- Comments by Christians concerning the Arabs in Palestine in the 1800s -

"Then we entered the hill district, and our path lay through the clattering bed of an ancient stream, whose brawling waters have rolled away into the past, along with the fierce and turbulent race who once inhabited these savage hills. There may have been cultivation here two thousand years ago. The mountains, or huge stony mounds environing this rough path, have level ridges all the way up to their summits; on these parallel ledges there is still some verdure and soil: when water flowed here, and the country was thronged with that extraordinary population, which, according to the Sacred Histories, was crowded into the region, these mountain steps may have been gardens and vineyards, such as we see now thriving along the hills of the Rhine. Now the district is quite deserted, and you ride among what seem to be so many petrified waterfalls. We saw no animals moving among the stony brakes; scarcely even a dozen little birds in the whole course of the ride".

- William Thackeray in "From Jaffa To Jerusalem", 1844 -

"The country is in a considerable degree empty of inhabitants and therefore its greatest need is of a body of population".

- James Finn, British Consul in 1857 -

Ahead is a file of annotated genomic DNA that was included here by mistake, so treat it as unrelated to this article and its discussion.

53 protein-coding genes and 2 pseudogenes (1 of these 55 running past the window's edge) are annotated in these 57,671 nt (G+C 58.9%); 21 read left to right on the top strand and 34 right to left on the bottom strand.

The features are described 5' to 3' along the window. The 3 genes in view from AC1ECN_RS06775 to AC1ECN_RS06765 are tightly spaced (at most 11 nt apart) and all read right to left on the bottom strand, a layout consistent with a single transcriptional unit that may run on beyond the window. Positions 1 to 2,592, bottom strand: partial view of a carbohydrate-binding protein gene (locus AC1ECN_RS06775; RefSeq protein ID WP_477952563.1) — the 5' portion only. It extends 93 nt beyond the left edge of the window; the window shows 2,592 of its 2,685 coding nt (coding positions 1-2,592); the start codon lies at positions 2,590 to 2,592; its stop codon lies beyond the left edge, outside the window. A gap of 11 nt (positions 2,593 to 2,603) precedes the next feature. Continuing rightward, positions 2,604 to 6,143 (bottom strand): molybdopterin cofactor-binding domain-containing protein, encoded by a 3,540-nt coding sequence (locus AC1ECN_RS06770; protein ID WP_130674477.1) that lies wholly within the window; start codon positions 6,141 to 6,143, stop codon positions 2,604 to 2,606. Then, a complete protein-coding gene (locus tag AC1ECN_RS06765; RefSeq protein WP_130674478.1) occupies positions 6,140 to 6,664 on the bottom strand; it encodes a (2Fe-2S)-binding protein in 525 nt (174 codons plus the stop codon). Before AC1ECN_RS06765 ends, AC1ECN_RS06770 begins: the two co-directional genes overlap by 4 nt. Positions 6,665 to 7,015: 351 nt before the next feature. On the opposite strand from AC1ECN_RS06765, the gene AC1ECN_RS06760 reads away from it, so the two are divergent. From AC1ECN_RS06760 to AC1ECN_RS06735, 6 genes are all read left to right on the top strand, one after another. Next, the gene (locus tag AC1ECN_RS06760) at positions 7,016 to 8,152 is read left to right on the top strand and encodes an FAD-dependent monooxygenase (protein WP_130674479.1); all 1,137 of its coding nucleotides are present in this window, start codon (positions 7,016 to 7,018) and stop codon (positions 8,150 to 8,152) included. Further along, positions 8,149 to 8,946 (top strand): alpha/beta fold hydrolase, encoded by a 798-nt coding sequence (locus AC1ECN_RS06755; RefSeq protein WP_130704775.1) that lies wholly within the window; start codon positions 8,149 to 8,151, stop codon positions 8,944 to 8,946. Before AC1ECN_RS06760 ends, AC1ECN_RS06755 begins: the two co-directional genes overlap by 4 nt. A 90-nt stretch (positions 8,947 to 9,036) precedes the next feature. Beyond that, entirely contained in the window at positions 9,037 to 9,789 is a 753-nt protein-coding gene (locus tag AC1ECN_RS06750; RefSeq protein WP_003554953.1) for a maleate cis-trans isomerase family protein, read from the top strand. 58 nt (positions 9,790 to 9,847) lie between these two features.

"The area was underpopulated and remained economically stagnant until the arrival of the first Zionist pioneers in the 1880's, who came to rebuild the Jewish land. The country had remained "The Holy Land" in the religious and historic consciousness of mankind, which associated it with the Bible and the history of the Jewish people. Jewish development of the country also attracted large numbers of other immigrants - both Jewish and Arab. The road leading from Gaza to the north was only a summer track suitable for transport by camels and carts... Houses were all of mud. No windows were anywhere to be seen... The plows used were of wood... The yields were very poor... The sanitary conditions in the village [Yabna] were horrible... Schools did not exist... The rate of infant mortality was very high... The western part, toward the sea, was almost a desert... The villages in this area were few and thinly populated. Many ruins of villages were scattered over the area, as owing to the prevalence of malaria, many villages were deserted by their inhabitants".

- The report of the British Royal Commission, 1913 -